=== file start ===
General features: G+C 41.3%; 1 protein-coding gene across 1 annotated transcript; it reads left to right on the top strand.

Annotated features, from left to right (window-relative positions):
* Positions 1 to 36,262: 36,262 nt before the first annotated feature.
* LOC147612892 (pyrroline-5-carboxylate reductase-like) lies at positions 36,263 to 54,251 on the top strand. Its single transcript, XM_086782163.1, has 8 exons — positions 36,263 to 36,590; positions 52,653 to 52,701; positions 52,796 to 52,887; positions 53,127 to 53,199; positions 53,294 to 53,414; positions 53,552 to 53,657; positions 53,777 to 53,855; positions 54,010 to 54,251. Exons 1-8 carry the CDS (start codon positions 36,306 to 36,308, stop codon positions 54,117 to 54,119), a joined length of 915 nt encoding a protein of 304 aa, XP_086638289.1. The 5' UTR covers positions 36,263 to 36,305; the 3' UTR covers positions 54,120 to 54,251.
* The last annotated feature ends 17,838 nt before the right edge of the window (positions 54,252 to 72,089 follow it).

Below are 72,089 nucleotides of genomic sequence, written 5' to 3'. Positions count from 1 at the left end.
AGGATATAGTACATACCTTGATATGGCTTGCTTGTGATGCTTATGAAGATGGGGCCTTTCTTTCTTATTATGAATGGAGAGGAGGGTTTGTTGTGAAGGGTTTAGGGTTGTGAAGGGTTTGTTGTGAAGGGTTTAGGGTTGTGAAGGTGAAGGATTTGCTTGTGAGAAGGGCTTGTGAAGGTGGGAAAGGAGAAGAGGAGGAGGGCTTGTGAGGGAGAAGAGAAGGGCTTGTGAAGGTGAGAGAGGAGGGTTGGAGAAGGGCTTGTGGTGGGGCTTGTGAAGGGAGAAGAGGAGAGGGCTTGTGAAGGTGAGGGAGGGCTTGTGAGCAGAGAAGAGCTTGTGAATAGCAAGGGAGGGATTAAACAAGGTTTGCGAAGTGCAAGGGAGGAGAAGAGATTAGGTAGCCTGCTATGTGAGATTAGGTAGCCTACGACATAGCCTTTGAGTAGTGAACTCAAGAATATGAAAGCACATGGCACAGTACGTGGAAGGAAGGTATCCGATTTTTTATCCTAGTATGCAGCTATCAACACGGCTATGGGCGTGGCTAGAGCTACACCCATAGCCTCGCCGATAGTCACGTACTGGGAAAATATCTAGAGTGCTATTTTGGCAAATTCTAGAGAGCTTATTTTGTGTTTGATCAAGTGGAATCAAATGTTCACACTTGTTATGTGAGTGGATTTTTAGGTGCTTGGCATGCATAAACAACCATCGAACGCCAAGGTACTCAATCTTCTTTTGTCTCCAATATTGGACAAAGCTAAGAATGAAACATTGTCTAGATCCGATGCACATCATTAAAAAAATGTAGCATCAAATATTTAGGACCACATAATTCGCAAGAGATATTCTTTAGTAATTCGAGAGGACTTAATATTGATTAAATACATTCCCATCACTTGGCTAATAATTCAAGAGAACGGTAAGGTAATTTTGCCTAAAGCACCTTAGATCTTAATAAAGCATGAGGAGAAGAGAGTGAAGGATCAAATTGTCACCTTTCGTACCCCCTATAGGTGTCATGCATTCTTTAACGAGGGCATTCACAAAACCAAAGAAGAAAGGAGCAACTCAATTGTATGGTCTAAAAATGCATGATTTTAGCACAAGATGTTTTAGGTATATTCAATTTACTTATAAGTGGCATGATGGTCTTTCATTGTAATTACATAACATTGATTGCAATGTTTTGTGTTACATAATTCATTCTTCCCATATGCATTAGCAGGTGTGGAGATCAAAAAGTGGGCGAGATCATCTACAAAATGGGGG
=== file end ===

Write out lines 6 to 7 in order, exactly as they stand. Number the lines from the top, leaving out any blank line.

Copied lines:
Below are 72,089 nucleotides of genomic sequence, written 5' to 3'. Positions count from 1 at the left end.
AGGATATAGTACATACCTTGATATGGCTTGCTTGTGATGCTTATGAAGATGGGGCCTTTCTTTCTTATTATGAATGGAGAGGAGGGTTTGTTGTGAAGGGTTTAGGGTTGTGAAGGGTTTGTTGTGAAGGGTTTAGGGTTGTGAAGGTGAAGGATTTGCTTGTGAGAAGGGCTTGTGAAGGTGGGAAAGGAGAAGAGGAGGAGGGCTTGTGAGGGAGAAGAGAAGGGCTTGTGAAGGTGAGAGAGGAGGGTTGGAGAAGGGCTTGTGGTGGGGCTTGTGAAGGGAGAAGAGGAGAGGGCTTGTGAAGGTGAGGGAGGGCTTGTGAGCAGAGAAGAGCTTGTGAATAGCAAGGGAGGGATTAAACAAGGTTTGCGAAGTGCAAGGGAGGAGAAGAGATTAGGTAGCCTGCTATGTGAGATTAGGTAGCCTACGACATAGCCTTTGAGTAGTGAACTCAAGAATATGAAAGCACATGGCACAGTACGTGGAAGGAAGGTATCCGATTTTTTATCCTAGTATGCAGCTATCAACACGGCTATGGGCGTGGCTAGAGCTACACCCATAGCCTCGCCGATAGTCACGTACTGGGAAAATATCTAGAGTGCTATTTTGGCAAATTCTAGAGAGCTTATTTTGTGTTTGATCAAGTGGAATCAAATGTTCACACTTGTTATGTGAGTGGATTTTTAGGTGCTTGGCATGCATAAACAACCATCGAACGCCAAGGTACTCAATCTTCTTTTGTCTCCAATATTGGACAAAGCTAAGAATGAAACATTGTCTAGATCCGATGCACATCATTAAAAAAATGTAGCATCAAATATTTAGGACCACATAATTCGCAAGAGATATTCTTTAGTAATTCGAGAGGACTTAATATTGATTAAATACATTCCCATCACTTGGCTAATAATTCAAGAGAACGGTAAGGTAATTTTGCCTAAAGCACCTTAGATCTTAATAAAGCATGAGGAGAAGAGAGTGAAGGATCAAATTGTCACCTTTCGTACCCCCTATAGGTGTCATGCATTCTTTAACGAGGGCATTCACAAAACCAAAGAAGAAAGGAGCAACTCAATTGTATGGTCTAAAAATGCATGATTTTAGCACAAGATGTTTTAGGTATATTCAATTTACTTATAAGTGGCATGATGGTCTTTCATTGTAATTACATAACATTGATTGCAATGTTTTGTGTTACATAATTCATTCTTCCCATATGCATTAGCAGGTGTGGAGATCAAAAAGTGGGCGAGATCATCTACAAAATGGGGG